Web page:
Volume 110, Number 5, June 2015
|Number of page(s)||5|
|Section||Electromagnetism, Optics, Acoustics, Heat Transfer, Classical Mechanics, and Fluid Dynamics|
|Published online||23 June 2015|
Janus droplet as a catalytic micromotor
Institute of Continuous Media Mechanics, Ural Branch of the Russian Academy of Sciences Perm 614013, Russia
Received: 27 January 2015
Accepted: 1 June 2015
Self-propulsion of a Janus droplet in a solution of surfactant, which reacts on a half of a drop surface, is studied theoretically. The droplet acts as a catalytic motor creating a concentration gradient, which generates its surface-tension–driven motion; the self-propulsion speed is rather high, and more. This catalytic motor has several advantages over other micromotors: simple manufacturing, easily attained neutral buoyancy. In contrast to a single-fluid droplet, which demonstrates a self-propulsion as a result of symmetry breaking instability, for the Janus one no stability threshold exists; hence, the droplet radius can be scaled down to micrometers.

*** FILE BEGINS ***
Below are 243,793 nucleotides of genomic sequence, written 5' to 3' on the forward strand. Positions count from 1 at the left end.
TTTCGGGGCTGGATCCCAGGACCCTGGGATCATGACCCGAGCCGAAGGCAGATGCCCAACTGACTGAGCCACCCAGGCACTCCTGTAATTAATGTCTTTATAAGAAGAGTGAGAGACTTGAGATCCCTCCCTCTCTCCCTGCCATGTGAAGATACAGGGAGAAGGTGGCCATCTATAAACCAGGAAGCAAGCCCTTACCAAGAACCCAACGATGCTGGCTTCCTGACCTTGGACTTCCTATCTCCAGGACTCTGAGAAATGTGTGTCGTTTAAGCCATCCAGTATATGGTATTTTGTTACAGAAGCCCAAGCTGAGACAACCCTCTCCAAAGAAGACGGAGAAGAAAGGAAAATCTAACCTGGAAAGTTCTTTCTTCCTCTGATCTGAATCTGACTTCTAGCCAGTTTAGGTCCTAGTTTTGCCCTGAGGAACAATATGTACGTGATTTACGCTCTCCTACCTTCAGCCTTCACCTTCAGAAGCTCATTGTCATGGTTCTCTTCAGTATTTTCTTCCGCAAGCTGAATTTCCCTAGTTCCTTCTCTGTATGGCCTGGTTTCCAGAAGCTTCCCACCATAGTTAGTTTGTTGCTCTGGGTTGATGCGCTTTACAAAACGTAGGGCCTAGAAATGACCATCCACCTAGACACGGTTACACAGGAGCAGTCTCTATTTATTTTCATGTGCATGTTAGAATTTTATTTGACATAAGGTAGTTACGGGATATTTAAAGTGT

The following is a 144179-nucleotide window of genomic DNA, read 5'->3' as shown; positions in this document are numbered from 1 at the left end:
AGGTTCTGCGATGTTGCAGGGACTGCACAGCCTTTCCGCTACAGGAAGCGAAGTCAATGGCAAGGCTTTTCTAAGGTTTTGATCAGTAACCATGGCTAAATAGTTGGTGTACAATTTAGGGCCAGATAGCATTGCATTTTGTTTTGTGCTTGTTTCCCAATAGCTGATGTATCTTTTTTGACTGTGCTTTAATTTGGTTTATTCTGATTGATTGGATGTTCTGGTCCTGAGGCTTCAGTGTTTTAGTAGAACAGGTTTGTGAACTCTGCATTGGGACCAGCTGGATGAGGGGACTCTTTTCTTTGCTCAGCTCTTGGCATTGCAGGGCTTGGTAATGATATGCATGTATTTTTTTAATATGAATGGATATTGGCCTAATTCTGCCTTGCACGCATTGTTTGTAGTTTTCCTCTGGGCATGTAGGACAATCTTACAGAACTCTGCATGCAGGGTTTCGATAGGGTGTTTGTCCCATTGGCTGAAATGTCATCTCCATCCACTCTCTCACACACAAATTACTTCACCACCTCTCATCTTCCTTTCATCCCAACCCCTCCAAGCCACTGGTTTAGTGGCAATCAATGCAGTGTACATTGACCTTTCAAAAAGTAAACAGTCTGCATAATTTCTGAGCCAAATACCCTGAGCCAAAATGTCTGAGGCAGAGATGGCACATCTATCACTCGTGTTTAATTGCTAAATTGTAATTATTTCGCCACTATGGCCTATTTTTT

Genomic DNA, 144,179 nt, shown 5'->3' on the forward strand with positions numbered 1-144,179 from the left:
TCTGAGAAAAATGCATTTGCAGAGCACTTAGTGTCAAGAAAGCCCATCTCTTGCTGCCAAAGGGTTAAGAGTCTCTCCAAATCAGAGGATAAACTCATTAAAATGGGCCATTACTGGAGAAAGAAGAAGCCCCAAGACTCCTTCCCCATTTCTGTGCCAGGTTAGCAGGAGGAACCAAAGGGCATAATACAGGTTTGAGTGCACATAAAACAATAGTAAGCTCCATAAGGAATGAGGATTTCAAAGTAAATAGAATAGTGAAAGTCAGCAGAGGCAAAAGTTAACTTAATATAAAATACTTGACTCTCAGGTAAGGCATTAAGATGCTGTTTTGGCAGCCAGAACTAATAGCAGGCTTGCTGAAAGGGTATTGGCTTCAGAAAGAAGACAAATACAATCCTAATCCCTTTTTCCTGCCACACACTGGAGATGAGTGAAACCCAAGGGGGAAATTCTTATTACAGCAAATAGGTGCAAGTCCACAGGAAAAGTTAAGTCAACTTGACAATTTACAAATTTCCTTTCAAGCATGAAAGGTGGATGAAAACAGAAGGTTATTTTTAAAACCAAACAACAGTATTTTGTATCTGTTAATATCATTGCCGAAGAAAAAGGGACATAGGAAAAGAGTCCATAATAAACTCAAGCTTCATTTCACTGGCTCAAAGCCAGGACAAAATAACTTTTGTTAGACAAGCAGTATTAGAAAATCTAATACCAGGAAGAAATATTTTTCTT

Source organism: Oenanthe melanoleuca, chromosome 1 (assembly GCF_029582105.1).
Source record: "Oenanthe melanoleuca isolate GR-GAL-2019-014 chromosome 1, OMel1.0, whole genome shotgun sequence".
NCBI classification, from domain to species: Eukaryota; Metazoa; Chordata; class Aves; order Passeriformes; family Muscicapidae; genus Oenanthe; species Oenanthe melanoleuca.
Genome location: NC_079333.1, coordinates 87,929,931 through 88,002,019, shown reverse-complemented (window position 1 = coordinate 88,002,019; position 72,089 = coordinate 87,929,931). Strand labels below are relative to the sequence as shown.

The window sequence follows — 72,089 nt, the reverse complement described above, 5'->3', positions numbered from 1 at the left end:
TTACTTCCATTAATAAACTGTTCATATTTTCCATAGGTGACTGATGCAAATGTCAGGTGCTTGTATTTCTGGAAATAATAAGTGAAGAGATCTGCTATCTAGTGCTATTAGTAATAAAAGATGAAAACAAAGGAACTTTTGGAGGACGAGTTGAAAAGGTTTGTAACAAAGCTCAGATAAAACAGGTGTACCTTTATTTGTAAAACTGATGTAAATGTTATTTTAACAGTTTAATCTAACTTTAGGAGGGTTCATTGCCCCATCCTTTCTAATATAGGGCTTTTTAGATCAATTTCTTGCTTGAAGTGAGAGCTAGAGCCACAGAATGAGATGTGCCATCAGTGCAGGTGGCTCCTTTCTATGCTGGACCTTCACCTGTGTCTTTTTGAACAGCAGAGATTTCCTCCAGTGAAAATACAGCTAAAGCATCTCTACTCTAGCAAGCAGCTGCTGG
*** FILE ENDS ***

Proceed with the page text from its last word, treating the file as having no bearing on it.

PACS: 47.55.pf – Marangoni convection / 47.55.D- – Drops and bubbles / 47.15.G- – Low-Reynolds-number (creeping) flows
© EPLA, 2015
Current usage metrics show cumulative count of Article Views (full-text article views including HTML views, PDF and ePub downloads, according to the available data) and Abstracts Views on Vision4Press platform.
Data correspond to usage on the plateform after 2015. The current usage metrics is available 48-96 hours after online publication and is updated daily on week days.
Initial download of the metrics may take a while.